Algeria expects oil production to remain steady in 2011, while liquefied natural gas (LNG) supply contracts will be met despite reduced capacity, the head of state-owned energy giant Sonatrach said on Tuesday.

"We will stick to oil production which will be practically the same as in 2009 and 2010," Sonatrach chief executive Nourredine Cherouati told a news conference.

The North African OPEC member supplies about 20 percent of Europe's natural gas and is the world's eighth-biggest exporter of crude oil, pumping 1.25-1.27 million barrels per day in November and December, according to a Reuters poll.

Despite an "incident" at one LNG plant which cut capacity in late 2010, Algeria still produced 31 billion cubic metres of super-cooled gas last year, Sonatrach said, and has enough capacity to meet its all its supply contracts.

"We have the capacity to meet the demand on the market," Cherouati told reporters when asked about the incident last year. ,

"We have sufficient capacity in relation to our contractual obligations so we have taken the decision to stop the first liquefaction plant that we have," Cherouati said.


The plant in the port of Arzew, officially called GL4Z but commonly known as Camel, is the oldest LNG export facility in the world and is too inefficient to be profitable in the current market, he said. Sontrach has three LNG plants at Arzew and one at Skikda.

Cherouati said he expected the much-delayed Medgaz gas pipeline to Spain to be operational by mid-February.

Algeria has been sending a lot of its LNG to Europe over the last few years after buyers in the United States lost interest in imported gas because of booming North American shale gas production.

Although rising demand in China, the Middle East and South America has helped support LNG sales, gas prices in most markets, particularly the United States, are still well below levels seen before the global financial crisis slashed industrial energy demand in early 2008.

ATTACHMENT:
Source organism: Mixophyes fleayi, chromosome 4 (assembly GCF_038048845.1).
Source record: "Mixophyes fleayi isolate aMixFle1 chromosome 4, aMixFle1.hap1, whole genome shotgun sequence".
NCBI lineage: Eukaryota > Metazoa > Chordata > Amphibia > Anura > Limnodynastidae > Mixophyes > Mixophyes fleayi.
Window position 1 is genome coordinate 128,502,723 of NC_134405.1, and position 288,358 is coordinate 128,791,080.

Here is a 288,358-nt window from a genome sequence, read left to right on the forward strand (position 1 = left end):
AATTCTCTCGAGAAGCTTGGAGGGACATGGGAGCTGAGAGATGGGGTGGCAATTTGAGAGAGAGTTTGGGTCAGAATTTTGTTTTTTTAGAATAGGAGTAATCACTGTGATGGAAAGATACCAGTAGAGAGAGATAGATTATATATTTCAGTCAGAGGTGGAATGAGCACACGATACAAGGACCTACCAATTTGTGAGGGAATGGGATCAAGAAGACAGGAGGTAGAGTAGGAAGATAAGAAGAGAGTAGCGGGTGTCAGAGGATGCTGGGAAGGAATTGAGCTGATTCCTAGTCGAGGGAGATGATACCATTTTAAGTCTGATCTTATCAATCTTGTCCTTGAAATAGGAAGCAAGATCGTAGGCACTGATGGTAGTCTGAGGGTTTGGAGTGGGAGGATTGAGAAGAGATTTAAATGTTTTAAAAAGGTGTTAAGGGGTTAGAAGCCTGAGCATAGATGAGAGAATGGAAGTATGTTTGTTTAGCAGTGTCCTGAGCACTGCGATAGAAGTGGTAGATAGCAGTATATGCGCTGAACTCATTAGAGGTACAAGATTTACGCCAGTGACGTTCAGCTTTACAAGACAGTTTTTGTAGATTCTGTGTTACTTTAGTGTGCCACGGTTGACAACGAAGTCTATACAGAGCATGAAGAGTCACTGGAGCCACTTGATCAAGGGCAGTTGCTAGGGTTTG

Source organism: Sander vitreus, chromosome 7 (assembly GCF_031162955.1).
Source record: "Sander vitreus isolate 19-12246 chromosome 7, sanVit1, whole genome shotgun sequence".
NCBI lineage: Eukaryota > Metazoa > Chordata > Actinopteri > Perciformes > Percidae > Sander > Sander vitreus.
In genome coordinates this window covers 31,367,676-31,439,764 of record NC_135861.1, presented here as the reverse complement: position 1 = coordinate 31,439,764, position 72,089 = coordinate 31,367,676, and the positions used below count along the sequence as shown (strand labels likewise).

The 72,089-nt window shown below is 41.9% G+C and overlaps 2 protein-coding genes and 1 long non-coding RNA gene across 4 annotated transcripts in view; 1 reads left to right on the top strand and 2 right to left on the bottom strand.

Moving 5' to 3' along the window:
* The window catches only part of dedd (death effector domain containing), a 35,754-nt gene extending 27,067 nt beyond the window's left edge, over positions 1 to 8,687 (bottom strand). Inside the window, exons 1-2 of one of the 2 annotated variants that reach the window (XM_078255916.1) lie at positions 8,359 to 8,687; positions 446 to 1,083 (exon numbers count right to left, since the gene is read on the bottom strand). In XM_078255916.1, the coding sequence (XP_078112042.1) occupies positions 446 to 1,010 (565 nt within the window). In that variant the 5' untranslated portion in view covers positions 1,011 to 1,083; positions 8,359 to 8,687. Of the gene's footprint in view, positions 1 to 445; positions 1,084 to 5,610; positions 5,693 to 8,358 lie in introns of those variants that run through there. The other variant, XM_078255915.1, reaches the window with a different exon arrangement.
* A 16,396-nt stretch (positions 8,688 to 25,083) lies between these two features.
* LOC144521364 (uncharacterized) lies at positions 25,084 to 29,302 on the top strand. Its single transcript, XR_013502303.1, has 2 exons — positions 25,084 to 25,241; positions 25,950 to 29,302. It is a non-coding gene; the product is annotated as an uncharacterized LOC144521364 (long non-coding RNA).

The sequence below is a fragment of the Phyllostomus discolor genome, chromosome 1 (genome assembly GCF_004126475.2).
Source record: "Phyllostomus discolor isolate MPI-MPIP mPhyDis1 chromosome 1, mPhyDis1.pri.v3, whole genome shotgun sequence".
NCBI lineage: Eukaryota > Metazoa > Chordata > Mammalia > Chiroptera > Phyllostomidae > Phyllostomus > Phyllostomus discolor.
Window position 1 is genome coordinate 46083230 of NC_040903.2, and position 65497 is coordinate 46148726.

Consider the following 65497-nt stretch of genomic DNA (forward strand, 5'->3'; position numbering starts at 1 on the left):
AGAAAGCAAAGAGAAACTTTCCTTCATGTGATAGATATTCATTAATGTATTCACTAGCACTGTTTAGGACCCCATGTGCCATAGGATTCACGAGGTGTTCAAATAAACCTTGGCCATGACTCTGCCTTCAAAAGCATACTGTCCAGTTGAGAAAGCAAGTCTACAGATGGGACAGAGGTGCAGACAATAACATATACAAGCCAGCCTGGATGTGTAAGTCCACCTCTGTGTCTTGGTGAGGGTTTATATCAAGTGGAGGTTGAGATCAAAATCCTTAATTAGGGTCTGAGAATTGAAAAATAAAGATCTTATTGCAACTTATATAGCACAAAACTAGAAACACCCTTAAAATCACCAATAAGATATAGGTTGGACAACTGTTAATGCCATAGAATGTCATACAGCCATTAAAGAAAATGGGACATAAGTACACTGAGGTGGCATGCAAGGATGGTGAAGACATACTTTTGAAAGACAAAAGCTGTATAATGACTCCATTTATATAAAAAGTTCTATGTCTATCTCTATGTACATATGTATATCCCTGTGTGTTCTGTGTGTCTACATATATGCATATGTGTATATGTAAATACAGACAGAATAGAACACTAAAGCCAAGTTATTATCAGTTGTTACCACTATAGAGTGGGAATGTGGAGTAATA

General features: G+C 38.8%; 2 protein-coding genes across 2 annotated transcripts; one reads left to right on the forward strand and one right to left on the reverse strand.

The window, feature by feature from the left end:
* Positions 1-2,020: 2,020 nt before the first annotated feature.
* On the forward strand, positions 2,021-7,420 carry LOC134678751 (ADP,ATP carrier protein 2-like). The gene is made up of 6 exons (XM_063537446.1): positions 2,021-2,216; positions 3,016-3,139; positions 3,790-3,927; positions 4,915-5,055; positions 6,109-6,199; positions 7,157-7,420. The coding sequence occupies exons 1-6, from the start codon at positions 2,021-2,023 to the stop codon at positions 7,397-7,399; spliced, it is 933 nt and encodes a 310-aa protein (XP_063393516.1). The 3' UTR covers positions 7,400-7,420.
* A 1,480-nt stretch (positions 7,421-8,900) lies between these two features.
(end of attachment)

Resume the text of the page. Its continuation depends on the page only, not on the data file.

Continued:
Increased capacity in Qatar, the world's largest LNG exporter, and plentiful alternative gas production in North America has added piled further pressure on gas prices.

But prices are widely expected to rise over the next decade as higher demand, especially in Asia, slowly absorbs the glut.

Cherouati said Sonatrach had not decided whether to buy assets in Algeria which Britain's BP has put up for sale to help pay for the Gulf of Mexico oil spill in early 2010.

"We have not decided yes or no whether we will exercise our right of pre-emption," Nourredine said.

Russian oil company TNK-BP has said it is interested in BP's Algerian assets, which include stakes in two major gas-producing fields, but Sonatrach has the right of first refusal.

Sonatrach, which some analysts say has under-invested in new oil and gas projects, has set a target of doubling the number of exploration wells, Cherouati said. He did not say how the increase would be achieved or give a timetable.

Asked if there were any plans to speed up exploration by making the terms on offer for foreign investors more attractive, he said: "That is a question that you have to ask the state... The state is my employer."

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